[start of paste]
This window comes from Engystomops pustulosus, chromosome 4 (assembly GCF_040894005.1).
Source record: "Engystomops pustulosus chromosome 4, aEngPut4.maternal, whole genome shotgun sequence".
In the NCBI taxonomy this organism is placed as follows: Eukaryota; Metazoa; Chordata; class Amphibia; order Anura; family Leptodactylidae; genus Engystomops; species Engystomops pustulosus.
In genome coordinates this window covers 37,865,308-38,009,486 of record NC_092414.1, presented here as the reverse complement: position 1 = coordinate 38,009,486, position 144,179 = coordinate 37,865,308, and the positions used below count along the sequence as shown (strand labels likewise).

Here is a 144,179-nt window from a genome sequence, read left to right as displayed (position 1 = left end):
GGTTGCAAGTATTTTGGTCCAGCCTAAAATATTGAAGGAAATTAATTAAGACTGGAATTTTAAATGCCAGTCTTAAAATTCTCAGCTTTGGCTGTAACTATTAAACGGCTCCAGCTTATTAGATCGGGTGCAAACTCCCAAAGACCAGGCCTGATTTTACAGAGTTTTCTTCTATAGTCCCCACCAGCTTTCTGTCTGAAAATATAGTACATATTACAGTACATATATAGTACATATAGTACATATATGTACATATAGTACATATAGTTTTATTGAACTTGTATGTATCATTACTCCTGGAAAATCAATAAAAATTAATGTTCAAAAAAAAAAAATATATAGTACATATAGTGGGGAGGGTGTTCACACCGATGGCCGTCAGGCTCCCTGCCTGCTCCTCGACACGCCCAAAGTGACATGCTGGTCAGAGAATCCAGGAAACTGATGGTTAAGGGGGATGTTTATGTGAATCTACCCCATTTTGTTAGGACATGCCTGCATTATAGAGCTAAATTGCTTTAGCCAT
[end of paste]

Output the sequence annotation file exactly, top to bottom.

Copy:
This window comes from Engystomops pustulosus, chromosome 4 (assembly GCF_040894005.1).
Source record: "Engystomops pustulosus chromosome 4, aEngPut4.maternal, whole genome shotgun sequence".
In the NCBI taxonomy this organism is placed as follows: Eukaryota; Metazoa; Chordata; class Amphibia; order Anura; family Leptodactylidae; genus Engystomops; species Engystomops pustulosus.
In genome coordinates this window covers 37,865,308-38,009,486 of record NC_092414.1, presented here as the reverse complement: position 1 = coordinate 38,009,486, position 144,179 = coordinate 37,865,308, and the positions used below count along the sequence as shown (strand labels likewise).

Here is a 144,179-nt window from a genome sequence, read left to right as displayed (position 1 = left end):
GGTTGCAAGTATTTTGGTCCAGCCTAAAATATTGAAGGAAATTAATTAAGACTGGAATTTTAAATGCCAGTCTTAAAATTCTCAGCTTTGGCTGTAACTATTAAACGGCTCCAGCTTATTAGATCGGGTGCAAACTCCCAAAGACCAGGCCTGATTTTACAGAGTTTTCTTCTATAGTCCCCACCAGCTTTCTGTCTGAAAATATAGTACATATTACAGTACATATATAGTACATATAGTACATATATGTACATATAGTACATATAGTTTTATTGAACTTGTATGTATCATTACTCCTGGAAAATCAATAAAAATTAATGTTCAAAAAAAAAAAATATATAGTACATATAGTGGGGAGGGTGTTCACACCGATGGCCGTCAGGCTCCCTGCCTGCTCCTCGACACGCCCAAAGTGACATGCTGGTCAGAGAATCCAGGAAACTGATGGTTAAGGGGGATGTTTATGTGAATCTACCCCATTTTGTTAGGACATGCCTGCATTATAGAGCTAAATTGCTTTAGCCAT